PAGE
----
Fall 2022 - ECON 103 D200

Principles of Microeconomics (4)

Class Number: 4065

Delivery Method: In Person

Overview

  • Course Times + Location:

    Tu 12:30 PM – 2:20 PM
    SWH 10081, Burnaby

    Fr 12:30 PM – 1:20 PM
    RCB IMAGTH, Burnaby

Description

CALENDAR DESCRIPTION:

The principal elements of theory concerning utility and value, price and costs, factor analysis, productivity, labor organization, competition and monopoly, and the theory of the firm. Students with credit for ECON 200 cannot take ECON 103 for further credit. Quantitative/Breadth-Soc.

COURSE DETAILS:

This class is designed to introduce the basic concepts of microeconomics. The concepts will be applied to real world examples, to both reinforce the concepts and to show the flexibility of the theory.

Grading

  • Two Term Tests 40%
  • Final Exam 60%

Materials

REQUIRED READING:

     Parkin & Bade, Microeconomics: Canada in the Global Environment 11/E. Access to MyLab      Economics is an essential learning tool.

 

Course Resource Purchase Options:

 

  • Parkin & Bade, Microeconomics: Canada in the Global Environment 11/E, MyLab Economics Access Card + Pearson eText OR
  • If you already have access to the textbook, you can purchase a MyLab Economics Access Card only (without eText) directly from the publisher’s website.

Department Undergraduate Notes:

Please note that, as per Policy T20.01, the course requirements (and grading scheme) outlined here are subject to change up until the end of the first week of classes.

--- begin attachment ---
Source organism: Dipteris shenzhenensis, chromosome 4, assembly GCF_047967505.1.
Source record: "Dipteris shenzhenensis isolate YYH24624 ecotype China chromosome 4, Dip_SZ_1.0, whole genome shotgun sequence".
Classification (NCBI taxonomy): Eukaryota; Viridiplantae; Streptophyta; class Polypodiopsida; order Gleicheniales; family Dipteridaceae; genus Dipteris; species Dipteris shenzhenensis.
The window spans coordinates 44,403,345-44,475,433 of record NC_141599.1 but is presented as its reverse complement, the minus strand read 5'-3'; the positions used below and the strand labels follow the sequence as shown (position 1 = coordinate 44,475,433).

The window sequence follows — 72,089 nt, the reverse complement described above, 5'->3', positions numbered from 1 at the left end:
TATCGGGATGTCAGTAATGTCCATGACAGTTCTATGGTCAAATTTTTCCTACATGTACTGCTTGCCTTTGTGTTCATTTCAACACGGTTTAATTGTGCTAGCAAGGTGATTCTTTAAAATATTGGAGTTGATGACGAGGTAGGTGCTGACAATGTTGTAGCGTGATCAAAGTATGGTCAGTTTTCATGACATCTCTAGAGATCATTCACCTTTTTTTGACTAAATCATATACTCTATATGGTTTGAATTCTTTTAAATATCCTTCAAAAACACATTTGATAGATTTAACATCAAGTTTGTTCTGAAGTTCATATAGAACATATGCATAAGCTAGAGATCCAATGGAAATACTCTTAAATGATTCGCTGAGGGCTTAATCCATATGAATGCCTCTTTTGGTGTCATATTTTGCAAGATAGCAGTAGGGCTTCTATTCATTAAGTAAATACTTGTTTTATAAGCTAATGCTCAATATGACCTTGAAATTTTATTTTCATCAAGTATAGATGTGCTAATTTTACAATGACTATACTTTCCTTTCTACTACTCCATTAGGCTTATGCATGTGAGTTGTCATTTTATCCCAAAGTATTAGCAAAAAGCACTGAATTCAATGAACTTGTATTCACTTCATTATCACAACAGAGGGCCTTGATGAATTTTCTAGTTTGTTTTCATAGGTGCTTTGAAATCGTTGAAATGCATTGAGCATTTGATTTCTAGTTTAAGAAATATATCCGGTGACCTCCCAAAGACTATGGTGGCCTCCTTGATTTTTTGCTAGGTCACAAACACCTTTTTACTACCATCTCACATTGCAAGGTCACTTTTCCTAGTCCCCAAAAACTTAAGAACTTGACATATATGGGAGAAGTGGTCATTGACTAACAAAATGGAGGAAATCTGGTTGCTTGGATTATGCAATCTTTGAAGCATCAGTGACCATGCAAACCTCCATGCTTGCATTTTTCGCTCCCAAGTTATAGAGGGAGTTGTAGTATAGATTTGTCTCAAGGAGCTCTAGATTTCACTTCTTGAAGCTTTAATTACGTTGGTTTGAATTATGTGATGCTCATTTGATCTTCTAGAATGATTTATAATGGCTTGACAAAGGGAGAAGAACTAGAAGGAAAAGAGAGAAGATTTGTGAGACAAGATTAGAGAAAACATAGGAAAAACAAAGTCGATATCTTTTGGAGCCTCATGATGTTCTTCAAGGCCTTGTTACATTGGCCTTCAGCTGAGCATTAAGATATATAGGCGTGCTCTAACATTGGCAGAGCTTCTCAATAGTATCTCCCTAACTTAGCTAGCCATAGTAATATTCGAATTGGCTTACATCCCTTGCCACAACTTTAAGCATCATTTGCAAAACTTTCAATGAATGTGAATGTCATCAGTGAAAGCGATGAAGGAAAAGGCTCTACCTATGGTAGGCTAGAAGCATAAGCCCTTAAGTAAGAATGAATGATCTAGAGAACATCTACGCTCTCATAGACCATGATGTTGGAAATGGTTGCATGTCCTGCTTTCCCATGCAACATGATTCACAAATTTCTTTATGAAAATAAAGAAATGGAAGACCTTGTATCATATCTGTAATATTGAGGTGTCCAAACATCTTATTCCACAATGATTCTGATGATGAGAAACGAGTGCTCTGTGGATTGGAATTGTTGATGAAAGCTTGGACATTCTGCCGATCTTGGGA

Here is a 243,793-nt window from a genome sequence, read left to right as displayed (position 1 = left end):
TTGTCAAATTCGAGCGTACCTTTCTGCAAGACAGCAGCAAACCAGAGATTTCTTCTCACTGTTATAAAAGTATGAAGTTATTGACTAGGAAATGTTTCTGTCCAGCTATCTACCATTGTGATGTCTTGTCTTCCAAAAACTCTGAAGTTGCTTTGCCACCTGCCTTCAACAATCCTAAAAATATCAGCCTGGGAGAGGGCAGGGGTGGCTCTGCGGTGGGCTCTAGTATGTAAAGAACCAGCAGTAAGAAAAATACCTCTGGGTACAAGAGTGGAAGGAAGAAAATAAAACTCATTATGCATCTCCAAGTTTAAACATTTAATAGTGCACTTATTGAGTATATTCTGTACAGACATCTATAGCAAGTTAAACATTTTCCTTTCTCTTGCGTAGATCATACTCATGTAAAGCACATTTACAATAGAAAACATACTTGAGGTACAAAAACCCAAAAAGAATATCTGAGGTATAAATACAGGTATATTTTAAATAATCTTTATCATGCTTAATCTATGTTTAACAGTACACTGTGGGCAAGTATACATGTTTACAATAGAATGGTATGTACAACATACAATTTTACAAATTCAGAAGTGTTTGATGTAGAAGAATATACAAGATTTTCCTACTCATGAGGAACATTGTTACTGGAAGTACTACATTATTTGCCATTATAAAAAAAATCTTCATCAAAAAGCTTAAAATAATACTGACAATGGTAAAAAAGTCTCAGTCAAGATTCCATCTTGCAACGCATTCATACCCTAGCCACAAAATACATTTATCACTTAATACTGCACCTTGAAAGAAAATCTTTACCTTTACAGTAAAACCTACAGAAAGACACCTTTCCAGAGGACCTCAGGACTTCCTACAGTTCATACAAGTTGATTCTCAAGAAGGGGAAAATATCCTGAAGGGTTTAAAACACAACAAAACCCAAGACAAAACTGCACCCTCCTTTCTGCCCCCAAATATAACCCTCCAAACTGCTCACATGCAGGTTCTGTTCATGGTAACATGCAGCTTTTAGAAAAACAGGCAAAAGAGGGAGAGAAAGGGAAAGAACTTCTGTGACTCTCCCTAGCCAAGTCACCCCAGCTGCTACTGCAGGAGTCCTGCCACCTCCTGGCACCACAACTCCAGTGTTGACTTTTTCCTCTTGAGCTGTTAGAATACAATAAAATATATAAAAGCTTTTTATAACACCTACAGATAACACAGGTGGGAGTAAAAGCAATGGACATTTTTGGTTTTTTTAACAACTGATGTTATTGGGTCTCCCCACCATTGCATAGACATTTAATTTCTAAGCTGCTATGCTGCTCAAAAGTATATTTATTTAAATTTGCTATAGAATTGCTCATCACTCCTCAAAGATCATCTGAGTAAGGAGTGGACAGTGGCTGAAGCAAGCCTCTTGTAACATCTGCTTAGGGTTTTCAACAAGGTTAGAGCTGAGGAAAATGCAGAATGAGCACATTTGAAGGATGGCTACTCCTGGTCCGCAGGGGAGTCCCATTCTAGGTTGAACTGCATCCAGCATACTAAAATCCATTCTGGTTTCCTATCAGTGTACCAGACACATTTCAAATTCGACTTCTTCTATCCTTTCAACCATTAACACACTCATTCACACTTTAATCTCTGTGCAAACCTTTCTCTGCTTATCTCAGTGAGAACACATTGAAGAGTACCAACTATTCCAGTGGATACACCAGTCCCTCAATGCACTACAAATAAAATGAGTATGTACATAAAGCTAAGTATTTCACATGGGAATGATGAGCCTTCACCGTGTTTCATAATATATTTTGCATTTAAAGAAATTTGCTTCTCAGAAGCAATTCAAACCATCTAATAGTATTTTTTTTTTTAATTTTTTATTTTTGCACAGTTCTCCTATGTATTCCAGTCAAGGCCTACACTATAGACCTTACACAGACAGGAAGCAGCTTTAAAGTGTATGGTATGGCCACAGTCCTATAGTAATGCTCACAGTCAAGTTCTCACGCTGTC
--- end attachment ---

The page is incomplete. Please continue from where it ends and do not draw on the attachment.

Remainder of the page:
Final exam schedules will be released during the second month of classes. If your course has a final exam, please ensure that you are available during the entire final exam period until you receive confirmation of your exam dates. 

Students requiring accommodations as a result of a disability must contact the Centre for Accessible Learning (CAL) at 778-782-3112 or caladmin@sfu.ca.

***NO TUTORIALS DURING THE FIRST WEEK OF CLASSES***

Registrar Notes:

ACADEMIC INTEGRITY: YOUR WORK, YOUR SUCCESS

SFU’s Academic Integrity website http://www.sfu.ca/students/academicintegrity.html is filled with information on what is meant by academic dishonesty, where you can find resources to help with your studies and the consequences of cheating. Check out the site for more information and videos that help explain the issues in plain English.

Each student is responsible for his or her conduct as it affects the university community. Academic dishonesty, in whatever form, is ultimately destructive of the values of the university. Furthermore, it is unfair and discouraging to the majority of students who pursue their studies honestly. Scholarly integrity is required of all members of the university. http://www.sfu.ca/policies/gazette/student/s10-01.html